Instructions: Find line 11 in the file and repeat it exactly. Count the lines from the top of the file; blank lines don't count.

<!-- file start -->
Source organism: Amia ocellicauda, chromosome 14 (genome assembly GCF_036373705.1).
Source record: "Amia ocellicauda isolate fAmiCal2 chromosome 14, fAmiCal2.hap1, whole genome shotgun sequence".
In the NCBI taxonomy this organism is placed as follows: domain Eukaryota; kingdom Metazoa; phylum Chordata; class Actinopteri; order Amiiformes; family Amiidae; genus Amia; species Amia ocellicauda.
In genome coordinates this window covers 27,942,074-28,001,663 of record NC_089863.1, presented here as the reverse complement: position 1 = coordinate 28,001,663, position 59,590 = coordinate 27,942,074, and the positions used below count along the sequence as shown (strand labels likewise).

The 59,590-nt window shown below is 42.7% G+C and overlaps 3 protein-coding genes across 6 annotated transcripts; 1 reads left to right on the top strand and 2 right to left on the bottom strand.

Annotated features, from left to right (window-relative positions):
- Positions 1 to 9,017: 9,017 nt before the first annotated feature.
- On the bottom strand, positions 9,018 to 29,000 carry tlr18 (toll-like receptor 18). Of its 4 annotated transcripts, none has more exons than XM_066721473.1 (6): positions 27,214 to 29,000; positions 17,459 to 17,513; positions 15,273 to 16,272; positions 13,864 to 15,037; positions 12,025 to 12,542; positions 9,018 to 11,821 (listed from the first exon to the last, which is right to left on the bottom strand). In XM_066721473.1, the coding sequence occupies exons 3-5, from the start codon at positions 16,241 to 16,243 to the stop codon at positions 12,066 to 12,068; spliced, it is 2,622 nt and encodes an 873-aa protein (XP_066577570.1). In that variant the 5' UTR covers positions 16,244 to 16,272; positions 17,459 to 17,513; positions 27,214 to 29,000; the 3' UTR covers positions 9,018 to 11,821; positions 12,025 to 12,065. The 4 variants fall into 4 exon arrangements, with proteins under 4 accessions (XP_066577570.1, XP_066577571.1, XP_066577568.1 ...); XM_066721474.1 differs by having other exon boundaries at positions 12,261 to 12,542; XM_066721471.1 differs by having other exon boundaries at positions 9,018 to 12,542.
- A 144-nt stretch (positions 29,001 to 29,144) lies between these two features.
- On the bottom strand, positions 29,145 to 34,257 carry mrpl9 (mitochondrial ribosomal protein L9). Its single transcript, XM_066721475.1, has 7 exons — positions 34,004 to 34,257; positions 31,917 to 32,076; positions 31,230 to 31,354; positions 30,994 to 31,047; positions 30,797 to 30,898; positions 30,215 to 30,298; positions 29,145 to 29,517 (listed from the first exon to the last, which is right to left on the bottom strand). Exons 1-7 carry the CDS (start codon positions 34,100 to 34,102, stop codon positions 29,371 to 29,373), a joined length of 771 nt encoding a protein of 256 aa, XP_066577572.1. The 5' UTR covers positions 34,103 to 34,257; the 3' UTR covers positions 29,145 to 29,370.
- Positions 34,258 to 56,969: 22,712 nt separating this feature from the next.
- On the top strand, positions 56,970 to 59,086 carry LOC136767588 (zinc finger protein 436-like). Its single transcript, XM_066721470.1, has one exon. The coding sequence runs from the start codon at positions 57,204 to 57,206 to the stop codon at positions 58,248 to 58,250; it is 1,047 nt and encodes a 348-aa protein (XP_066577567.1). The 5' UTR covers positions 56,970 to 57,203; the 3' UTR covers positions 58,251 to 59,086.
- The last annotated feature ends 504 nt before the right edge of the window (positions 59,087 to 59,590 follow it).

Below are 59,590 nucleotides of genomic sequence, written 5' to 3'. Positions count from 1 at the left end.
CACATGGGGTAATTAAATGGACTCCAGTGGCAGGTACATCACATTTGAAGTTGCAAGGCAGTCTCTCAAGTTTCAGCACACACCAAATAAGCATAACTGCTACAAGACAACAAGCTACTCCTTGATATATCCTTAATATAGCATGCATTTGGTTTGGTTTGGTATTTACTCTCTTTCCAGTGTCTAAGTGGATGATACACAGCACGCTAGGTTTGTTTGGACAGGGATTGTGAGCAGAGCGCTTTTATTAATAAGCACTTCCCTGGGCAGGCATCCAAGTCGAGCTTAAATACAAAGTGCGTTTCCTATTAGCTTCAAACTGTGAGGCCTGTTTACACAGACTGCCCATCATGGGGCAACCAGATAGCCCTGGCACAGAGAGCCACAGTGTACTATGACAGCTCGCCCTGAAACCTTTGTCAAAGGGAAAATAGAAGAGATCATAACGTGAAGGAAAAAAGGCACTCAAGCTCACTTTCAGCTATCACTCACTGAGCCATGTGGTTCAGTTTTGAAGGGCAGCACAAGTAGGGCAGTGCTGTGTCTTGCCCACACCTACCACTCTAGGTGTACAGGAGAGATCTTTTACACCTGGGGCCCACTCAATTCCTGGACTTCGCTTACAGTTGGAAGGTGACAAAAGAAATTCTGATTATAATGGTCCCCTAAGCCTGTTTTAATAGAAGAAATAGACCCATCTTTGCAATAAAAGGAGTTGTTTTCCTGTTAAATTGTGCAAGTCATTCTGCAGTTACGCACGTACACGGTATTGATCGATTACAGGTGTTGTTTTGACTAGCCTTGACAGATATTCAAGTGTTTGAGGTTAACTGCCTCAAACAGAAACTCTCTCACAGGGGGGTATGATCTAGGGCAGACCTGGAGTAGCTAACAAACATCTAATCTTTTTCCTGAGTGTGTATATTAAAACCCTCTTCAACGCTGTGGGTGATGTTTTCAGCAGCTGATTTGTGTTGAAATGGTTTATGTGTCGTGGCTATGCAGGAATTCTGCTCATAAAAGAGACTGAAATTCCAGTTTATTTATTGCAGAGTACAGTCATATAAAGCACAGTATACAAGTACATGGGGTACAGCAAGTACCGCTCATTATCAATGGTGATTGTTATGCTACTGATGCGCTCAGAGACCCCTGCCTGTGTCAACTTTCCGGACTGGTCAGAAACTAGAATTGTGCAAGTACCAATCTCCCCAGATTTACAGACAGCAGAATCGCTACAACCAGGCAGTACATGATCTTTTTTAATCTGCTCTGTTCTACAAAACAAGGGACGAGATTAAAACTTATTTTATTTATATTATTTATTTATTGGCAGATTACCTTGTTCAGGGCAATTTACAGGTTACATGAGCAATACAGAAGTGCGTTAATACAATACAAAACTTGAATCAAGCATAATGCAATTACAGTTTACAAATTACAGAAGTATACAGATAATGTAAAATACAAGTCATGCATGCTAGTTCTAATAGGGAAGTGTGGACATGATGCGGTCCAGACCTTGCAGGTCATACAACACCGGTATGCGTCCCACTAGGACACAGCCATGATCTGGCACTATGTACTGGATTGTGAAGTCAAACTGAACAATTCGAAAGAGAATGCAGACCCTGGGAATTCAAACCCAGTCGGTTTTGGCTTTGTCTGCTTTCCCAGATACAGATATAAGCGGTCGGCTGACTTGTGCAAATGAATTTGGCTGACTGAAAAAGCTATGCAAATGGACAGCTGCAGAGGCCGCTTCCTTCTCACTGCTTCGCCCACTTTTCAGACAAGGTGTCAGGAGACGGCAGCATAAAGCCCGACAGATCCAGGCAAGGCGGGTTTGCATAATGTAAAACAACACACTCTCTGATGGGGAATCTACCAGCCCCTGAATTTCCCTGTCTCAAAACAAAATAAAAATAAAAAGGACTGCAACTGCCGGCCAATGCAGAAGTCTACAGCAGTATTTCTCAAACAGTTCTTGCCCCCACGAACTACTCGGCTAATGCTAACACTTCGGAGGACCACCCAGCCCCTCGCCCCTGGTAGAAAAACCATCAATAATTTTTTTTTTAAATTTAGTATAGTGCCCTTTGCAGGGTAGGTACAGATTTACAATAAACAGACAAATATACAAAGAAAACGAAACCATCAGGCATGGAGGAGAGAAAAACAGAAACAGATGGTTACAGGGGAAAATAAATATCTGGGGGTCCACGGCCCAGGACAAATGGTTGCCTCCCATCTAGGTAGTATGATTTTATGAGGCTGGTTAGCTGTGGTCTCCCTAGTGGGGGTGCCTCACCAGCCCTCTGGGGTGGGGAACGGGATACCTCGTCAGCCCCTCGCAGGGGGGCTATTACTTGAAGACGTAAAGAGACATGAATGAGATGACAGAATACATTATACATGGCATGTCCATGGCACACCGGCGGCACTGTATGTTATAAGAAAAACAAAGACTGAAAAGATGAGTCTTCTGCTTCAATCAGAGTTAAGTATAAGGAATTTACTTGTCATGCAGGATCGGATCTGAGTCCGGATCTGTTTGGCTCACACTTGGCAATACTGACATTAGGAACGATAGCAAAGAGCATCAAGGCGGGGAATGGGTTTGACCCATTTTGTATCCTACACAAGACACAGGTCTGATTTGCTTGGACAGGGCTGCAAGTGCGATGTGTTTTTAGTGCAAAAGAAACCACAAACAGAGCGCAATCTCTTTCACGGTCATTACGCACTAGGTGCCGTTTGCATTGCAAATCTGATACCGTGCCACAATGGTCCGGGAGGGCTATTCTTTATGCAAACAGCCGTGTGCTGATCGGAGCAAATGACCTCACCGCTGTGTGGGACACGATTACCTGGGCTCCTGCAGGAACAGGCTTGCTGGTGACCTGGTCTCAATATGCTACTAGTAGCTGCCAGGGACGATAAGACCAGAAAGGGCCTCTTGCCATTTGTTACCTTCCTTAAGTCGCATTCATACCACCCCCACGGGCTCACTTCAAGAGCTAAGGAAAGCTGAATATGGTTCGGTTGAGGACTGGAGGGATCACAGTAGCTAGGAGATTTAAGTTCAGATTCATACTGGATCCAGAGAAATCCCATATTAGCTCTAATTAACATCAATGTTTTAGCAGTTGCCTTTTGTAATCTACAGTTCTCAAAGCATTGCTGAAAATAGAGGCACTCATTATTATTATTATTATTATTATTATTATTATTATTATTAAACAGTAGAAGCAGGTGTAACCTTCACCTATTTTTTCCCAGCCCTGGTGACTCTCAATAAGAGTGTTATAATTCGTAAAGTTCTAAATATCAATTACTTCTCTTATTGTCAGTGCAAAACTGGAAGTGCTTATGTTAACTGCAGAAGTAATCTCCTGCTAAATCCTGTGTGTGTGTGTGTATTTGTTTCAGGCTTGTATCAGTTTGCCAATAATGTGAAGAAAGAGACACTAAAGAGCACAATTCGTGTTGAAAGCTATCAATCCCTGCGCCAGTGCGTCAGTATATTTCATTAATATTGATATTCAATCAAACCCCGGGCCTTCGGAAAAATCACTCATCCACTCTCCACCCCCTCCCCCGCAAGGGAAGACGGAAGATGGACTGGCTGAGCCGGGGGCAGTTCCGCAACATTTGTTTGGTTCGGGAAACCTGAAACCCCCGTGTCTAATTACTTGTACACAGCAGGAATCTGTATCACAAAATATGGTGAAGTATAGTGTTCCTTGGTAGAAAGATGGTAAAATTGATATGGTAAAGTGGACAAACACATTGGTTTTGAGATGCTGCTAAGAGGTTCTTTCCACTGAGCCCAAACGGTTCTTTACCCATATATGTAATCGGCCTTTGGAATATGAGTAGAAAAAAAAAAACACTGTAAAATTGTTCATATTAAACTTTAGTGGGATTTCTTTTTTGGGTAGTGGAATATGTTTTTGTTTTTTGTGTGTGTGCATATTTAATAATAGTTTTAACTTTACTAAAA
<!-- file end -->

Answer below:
- Positions 34,258 to 56,969: 22,712 nt separating this feature from the next.